5 Russian Books Banned in the Soviet Union—Part I Posted by Maria on Sep 23, 2019 in Literature
Some of the books that have entered the Russian literary canon were virtually unknown in Russia until the late 80s or the 90s. These books were either outright banned from publication or were only available as bootleg copies—famously as homemade samizdat (самизда́т) copies. Here are five books that are mainstream now but were out of print in the Soviet times.
1. Мы (We)
The dystopian novel “Мы” by Yevgeny Zamyatin (Евге́ний Замя́тин) was written in 1921 and served as an inspiration for subsequent novels in this genre. The book describes a society run based on mathematical principles, where relationships and free choice have been replaced with total police control. The protagonists starts out believing in the system he lives in but runs into a person who challenges his ideas.
The author, Yevgeny Zamyatin, was a member of the Bolshevik party before the Russian Revolution of 1917 but did not like where the country was headed after the revolution. Because We could be interpreted as critical of the early Soviet Union, the book was banned in the USSR and was published abroad. The author was exiled, and the book did not come out in Russia until 1988.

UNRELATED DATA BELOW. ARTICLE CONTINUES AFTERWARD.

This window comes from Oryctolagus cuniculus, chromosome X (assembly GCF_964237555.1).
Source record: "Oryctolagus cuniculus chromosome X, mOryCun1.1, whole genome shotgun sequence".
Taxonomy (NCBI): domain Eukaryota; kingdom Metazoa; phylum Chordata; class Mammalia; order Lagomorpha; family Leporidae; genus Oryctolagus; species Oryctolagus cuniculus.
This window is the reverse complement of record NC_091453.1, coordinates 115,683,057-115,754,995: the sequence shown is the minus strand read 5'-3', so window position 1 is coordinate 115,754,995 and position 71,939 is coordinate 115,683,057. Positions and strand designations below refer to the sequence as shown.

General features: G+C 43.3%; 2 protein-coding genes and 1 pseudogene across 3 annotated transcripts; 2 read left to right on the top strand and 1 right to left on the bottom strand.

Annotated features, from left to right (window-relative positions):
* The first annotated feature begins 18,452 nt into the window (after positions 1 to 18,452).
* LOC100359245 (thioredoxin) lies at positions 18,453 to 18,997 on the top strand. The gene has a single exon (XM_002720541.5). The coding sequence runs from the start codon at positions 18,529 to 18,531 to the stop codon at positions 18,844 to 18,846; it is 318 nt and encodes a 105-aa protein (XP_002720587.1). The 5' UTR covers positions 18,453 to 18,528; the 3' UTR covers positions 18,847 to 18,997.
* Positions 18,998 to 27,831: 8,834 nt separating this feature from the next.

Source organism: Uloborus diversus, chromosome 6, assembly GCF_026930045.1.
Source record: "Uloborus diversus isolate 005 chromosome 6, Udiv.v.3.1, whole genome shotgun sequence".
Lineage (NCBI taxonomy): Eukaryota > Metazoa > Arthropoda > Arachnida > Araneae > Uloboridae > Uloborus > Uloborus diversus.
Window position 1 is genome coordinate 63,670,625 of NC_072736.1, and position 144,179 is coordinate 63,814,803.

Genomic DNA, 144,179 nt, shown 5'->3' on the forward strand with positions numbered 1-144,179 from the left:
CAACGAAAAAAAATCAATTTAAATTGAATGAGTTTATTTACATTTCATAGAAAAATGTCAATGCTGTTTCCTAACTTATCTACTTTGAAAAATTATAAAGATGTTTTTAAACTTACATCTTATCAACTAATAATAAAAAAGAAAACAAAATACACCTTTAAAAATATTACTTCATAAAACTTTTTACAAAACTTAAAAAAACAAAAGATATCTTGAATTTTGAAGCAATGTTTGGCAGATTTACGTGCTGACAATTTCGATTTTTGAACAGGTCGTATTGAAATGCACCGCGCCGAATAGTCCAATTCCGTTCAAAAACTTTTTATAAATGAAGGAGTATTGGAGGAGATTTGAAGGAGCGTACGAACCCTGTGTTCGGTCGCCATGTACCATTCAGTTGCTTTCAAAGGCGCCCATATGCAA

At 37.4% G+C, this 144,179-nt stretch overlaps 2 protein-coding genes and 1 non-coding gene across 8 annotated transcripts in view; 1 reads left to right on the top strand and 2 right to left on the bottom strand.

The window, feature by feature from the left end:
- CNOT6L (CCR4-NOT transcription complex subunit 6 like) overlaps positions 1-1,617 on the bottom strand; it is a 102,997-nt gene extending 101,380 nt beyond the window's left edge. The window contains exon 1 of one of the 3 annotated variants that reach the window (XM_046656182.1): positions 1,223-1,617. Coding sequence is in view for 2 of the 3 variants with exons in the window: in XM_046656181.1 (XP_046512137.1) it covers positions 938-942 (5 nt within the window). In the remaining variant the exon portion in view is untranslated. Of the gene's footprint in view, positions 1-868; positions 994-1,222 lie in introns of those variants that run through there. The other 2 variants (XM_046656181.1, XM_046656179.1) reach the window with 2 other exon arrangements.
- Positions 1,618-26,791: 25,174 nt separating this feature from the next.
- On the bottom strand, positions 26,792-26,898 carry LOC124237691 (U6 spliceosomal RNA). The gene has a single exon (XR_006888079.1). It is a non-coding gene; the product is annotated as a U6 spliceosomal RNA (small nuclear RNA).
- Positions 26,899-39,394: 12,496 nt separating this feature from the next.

2. Жизнь и судьба́ (Life and Fate)
This novel by Vasily Grossman (Васи́лий Гро́ссман) is centered around the events of 1942–1943 in World War Two, including the Battle of Stalingrad (сталингра́дская би́тва). Life and Fate follows the members of one family and their friends as they navigate this difficult time while living in a totalitarian state. The novel touches upon many challenges and injustices, such as wartime cruelty, antisemitism—both by the Nazis and within the USSR, old-time communists being devoured by the system they helped create, conformity and cowardice when dealing with the state, and loss of loved ones.
Grossman was pushed to write this novel partly by the tragedy of his own mother, who was murdered in Nazi-occupied Ukraine for being Jewish. A character in the novel writes a last letter to her son, just as Grossman’s mother did in real life.
Written from 1950 to 1959, the book was never published during the writer’s lifetime. It was first smuggled out of the country and published abroad and did not appear in the USSR until 1988.
3. До́ктор Жива́го (Doctor Zhivago)
The novel Doctor Zhivago by Boris Pasternak (Бори́с Пастерна́к) follows the story of several families from the turn of the 20th century until World War Two. The drama in the story results both from interpersonal relationships and from the events and changes in the country around that time.
Because the book showed the author’s ambivalence towards the Russian Revolution and the USSR, literary journals there refused to publish it. The manuscript was smuggled out in 1957 and published abroad. Pasternak was awarded the Nobel prize for literature (но́белевская пре́мия по литерату́ре) in 1958 but was forced to turn it down under pressure from the Soviet government. The book was not published in Russia until 1988.
We will continue this list in Part II. In the meantime, what other books do you know of that were censored or banned in Russia or elsewhere? Have you read any of the books in this post?
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